Gardens Speak

Tania El Khoury cover

The Political Performance of Mourning

Gardens Speak is an interactive sound installation based on the oral histories of ten ordinary people who were buried in gardens across Syria during the first two years of the uprising. Each narrative has been carefully constructed with the friends and family members of the deceased to retell their stories, as they themselves may have recounted it. The oral histories were transformed into narrative texts and recorded as sound pieces that are compiled with audio traces of their final moments. Some of these audio traces were found in home videos or diaries that were shared with us by friends and families of the deceased. Other material was found on YouTube videos documenting the moment of the person’s death or burial.

We originally collected more than ten stories. However, we decided to develop the ten that were ultimately featured in the performance. It was these which we felt we had the most amount of information about. We also wanted to include different experiences of people during the first two years of the uprising. Some of those killed were non-violent activists. Others participated in armed resistance. Some simply happened to find themselves in a war zone. Each of the ten Syrians featured had dreams, hopes, fears, and political opinions. For me, they represented the aspirations of the early days of the Syrian uprising. We particularly struggled to identify and narrate the fate of more women. Only two out of the ten oral histories are those of women. At the time of our research, the vast majority of the people who were buried in gardens were located in areas where armed conflict and regime shelling took place. Consequently, many of the victims were men engaged in armed mobilization. Though depending on the area, women have also been involved in the armed fighting in Syria.

Gardens Speak

The audience is invited to enter a garden space in which ten tombstones are planted. Under each tombstone a speaker is buried. Each speaker tells the story of one of the ten killed. To be able to hear the stories, audience members have to take off their shoes, walk bare foot on the soil, kneel in front of one the tombstones, and dig with their hands in order to get to the sound source. They lie on the soil, in front of a tombstone, and listen to stories whispered into their ears.

Gardens Speak is a performance that functions without a performer. It is the audience members themselves who activate the piece while engaging in a (collective) ritual of mourning. At the very end of the performance, the audience is given the option to write a letter back to the person whose story they just heard. Should they write a letter, they must bury it in the soil of the garden. The audience members are told that these letters may be shared with the friends and families of the deceased. Some of these letters can be read in the accompanying book.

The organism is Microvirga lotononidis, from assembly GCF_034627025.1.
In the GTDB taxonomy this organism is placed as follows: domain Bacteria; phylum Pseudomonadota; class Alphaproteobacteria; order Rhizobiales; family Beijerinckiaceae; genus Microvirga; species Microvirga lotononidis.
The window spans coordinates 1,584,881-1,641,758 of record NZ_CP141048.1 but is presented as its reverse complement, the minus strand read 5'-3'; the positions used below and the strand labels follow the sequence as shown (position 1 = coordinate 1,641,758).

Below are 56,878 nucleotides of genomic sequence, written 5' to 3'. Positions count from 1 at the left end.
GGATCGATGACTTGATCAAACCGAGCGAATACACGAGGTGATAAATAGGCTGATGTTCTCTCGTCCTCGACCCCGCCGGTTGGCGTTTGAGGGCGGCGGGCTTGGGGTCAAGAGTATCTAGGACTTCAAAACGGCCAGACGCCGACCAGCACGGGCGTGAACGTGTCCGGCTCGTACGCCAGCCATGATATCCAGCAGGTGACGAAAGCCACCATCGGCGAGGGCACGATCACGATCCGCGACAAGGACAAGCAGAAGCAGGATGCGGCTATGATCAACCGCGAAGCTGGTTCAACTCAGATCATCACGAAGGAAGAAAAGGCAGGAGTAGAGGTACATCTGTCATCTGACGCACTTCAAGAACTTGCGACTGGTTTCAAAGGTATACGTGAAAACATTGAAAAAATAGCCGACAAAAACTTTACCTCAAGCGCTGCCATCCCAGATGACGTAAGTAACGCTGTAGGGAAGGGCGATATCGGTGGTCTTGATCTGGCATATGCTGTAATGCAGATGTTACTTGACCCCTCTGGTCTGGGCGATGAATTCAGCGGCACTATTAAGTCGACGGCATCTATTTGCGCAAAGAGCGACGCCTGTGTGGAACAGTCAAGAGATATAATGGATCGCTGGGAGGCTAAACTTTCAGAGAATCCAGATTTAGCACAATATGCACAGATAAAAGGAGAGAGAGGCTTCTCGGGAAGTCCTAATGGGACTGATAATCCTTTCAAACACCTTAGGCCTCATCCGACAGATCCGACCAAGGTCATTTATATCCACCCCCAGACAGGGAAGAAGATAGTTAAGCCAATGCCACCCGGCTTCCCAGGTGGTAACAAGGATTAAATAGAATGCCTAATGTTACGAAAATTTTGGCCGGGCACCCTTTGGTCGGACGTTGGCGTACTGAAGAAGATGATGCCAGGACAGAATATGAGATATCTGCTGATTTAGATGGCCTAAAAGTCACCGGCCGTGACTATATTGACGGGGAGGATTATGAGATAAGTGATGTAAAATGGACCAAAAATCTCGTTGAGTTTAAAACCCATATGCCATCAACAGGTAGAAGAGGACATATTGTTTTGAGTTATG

A crucial element of the performance is the multisensory experience of the audience. Throughout the piece, the audience bears witness to the stories they hear and embody the lives and deaths of the ten martyrs. They end by placing themselves inside the stories of the deceased through addressing their surviving families and friends. They contribute to the collective mourning and remembering of activists and ordinary Syrians who revolted and, as a result, were killed by the regime. The ten martyrs we mourn died before witnessing the hijacking of the uprising by various local, regional and international actors, and before the uprooting and displacement of millions of their fellow Syrians.

The Arab uprisings have transformed hopes, fears, regimes, and societies. They have also changed how we perceive art and political mobilization. At the centre of these changes are people who rose up, took to the streets, and were brutally repressed, some by death, some by torture, and some by imprisonment. It is the duty of those who survived them to tell their stories, learn from their struggle, and continue to challenge the narrative forced on us by those who crush revolutions or hijack them.


Gardens SpeakThis is a lightly edited version of the introduction from Tania El Khoury, Gardens Speak published by Tadween, 2016.

Republished here with kind permission from the artist.


This is part of The Learned Pig’s Tuin Stemmen (Garden Voices) editorial season, autumn-winter 2018/19. Guest editor: Marloe Mens.


The Learned Pig


Tania El Khoury

Tania El Khoury is a live artist whose work focuses on audience interactivity and is concerned with the ethical and political potential of such encounters. She creates installations and performances in which the audience is an active collaborator. Tania holds a PhD from Royal Holloway, University of London. Her research and publications focus on the political potential of interactive live art. Tania is associated with Forest Fringe collective of artists in the UK and is a co-founder of Dictaphone Group in Lebanon, a research and performance collective aiming at questioning our relationship to the city, and redefining its public space.